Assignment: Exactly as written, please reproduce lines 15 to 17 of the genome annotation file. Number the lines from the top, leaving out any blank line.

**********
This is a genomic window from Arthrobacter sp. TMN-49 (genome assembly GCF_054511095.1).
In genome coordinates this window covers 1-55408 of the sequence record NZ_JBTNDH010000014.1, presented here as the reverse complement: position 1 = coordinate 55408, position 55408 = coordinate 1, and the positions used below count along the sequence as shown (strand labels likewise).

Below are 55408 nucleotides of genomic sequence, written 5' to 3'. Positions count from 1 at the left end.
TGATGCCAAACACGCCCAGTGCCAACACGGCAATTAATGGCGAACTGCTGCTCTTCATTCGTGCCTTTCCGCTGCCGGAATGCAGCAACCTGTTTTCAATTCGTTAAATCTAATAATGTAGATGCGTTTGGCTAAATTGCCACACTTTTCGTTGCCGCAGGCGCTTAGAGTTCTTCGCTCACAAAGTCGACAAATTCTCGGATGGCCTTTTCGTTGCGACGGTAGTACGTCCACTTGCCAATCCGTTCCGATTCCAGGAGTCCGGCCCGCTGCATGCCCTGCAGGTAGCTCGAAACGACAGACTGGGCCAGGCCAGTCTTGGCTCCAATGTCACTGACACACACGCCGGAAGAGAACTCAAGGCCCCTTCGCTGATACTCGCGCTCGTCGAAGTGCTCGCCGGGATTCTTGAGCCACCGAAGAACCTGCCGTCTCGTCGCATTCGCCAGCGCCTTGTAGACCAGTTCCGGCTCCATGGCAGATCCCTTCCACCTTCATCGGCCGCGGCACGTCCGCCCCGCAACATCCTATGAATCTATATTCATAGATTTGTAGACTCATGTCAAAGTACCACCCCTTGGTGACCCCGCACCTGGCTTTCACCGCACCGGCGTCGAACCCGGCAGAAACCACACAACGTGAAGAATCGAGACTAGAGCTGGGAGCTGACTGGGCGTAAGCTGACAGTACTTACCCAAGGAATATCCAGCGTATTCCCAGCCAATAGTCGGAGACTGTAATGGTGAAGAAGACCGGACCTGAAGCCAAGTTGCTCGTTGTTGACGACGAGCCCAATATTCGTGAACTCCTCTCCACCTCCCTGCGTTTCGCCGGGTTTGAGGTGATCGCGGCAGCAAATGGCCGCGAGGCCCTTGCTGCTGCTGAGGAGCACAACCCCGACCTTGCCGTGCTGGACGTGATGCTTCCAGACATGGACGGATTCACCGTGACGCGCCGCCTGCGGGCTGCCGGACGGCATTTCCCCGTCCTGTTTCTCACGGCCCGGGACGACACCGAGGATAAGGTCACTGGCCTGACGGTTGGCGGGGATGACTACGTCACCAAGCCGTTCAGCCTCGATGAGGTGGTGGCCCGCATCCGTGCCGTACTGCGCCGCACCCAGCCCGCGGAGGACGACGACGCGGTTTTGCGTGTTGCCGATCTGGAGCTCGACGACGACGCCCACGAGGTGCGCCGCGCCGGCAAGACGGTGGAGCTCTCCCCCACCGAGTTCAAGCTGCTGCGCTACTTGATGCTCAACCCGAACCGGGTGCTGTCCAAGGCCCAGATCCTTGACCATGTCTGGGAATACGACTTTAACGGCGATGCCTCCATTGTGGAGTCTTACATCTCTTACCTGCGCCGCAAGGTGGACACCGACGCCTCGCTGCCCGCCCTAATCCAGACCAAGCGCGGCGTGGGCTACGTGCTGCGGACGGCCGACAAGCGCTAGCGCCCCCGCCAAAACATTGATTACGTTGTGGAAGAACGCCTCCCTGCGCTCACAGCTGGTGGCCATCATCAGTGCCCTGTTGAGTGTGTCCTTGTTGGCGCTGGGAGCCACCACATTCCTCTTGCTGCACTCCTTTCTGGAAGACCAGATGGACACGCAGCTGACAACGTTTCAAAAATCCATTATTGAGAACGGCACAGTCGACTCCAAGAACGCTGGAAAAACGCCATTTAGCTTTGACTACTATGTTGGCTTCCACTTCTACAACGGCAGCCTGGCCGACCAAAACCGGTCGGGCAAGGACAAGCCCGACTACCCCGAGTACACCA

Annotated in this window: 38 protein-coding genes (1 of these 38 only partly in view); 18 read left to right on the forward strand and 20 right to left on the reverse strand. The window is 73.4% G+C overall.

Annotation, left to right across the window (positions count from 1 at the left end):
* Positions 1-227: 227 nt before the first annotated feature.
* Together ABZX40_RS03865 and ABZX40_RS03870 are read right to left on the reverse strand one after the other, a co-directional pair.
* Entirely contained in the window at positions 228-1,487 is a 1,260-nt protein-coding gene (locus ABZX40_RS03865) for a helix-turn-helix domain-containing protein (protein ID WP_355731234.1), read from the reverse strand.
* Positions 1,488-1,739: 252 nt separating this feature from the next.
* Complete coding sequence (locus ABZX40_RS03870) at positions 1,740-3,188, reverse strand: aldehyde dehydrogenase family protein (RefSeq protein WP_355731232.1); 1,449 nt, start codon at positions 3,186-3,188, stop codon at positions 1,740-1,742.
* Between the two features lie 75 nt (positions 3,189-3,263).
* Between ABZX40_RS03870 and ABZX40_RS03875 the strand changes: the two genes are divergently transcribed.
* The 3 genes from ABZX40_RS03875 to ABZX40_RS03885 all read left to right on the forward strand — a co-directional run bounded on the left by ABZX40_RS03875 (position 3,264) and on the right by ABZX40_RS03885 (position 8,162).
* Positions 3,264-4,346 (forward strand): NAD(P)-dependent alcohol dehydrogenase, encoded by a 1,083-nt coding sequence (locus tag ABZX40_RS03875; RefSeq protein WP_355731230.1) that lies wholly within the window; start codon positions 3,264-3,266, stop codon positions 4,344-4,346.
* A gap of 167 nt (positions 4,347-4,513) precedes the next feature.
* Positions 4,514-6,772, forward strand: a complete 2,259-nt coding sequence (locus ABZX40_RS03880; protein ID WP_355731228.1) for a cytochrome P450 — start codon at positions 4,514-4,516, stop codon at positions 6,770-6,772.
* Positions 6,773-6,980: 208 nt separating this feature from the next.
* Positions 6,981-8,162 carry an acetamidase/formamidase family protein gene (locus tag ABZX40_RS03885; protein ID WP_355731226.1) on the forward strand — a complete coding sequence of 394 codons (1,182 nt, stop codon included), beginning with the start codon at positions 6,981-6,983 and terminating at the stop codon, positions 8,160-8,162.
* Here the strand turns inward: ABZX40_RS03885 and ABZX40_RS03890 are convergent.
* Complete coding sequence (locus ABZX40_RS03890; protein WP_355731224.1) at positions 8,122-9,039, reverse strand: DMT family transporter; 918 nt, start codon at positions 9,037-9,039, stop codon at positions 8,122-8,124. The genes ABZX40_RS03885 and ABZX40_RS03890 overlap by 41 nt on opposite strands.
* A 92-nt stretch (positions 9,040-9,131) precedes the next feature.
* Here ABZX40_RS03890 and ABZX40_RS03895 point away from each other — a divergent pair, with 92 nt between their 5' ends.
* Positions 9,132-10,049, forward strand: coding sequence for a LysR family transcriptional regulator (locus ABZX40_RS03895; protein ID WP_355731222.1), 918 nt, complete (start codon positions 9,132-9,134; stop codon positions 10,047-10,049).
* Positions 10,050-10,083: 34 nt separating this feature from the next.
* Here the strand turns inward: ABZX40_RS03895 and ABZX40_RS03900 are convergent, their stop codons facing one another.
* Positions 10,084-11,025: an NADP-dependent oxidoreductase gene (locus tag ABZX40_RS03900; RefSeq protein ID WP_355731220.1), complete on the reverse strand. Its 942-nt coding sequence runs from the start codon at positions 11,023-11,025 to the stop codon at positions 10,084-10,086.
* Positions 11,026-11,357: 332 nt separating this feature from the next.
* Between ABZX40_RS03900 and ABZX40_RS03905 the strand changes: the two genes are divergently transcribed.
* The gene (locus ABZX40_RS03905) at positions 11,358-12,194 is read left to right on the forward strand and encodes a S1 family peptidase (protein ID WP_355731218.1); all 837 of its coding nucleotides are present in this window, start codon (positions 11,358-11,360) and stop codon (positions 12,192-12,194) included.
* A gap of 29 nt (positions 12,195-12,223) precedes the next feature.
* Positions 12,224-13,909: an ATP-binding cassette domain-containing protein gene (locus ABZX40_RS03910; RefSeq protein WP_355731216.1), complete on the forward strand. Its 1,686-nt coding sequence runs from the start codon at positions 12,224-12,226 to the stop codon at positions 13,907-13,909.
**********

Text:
* Positions 3,264-4,346 (forward strand): NAD(P)-dependent alcohol dehydrogenase, encoded by a 1,083-nt coding sequence (locus tag ABZX40_RS03875; RefSeq protein WP_355731230.1) that lies wholly within the window; start codon positions 3,264-3,266, stop codon positions 4,344-4,346.
* A gap of 167 nt (positions 4,347-4,513) precedes the next feature.
* Positions 4,514-6,772, forward strand: a complete 2,259-nt coding sequence (locus ABZX40_RS03880; protein ID WP_355731228.1) for a cytochrome P450 — start codon at positions 4,514-4,516, stop codon at positions 6,770-6,772.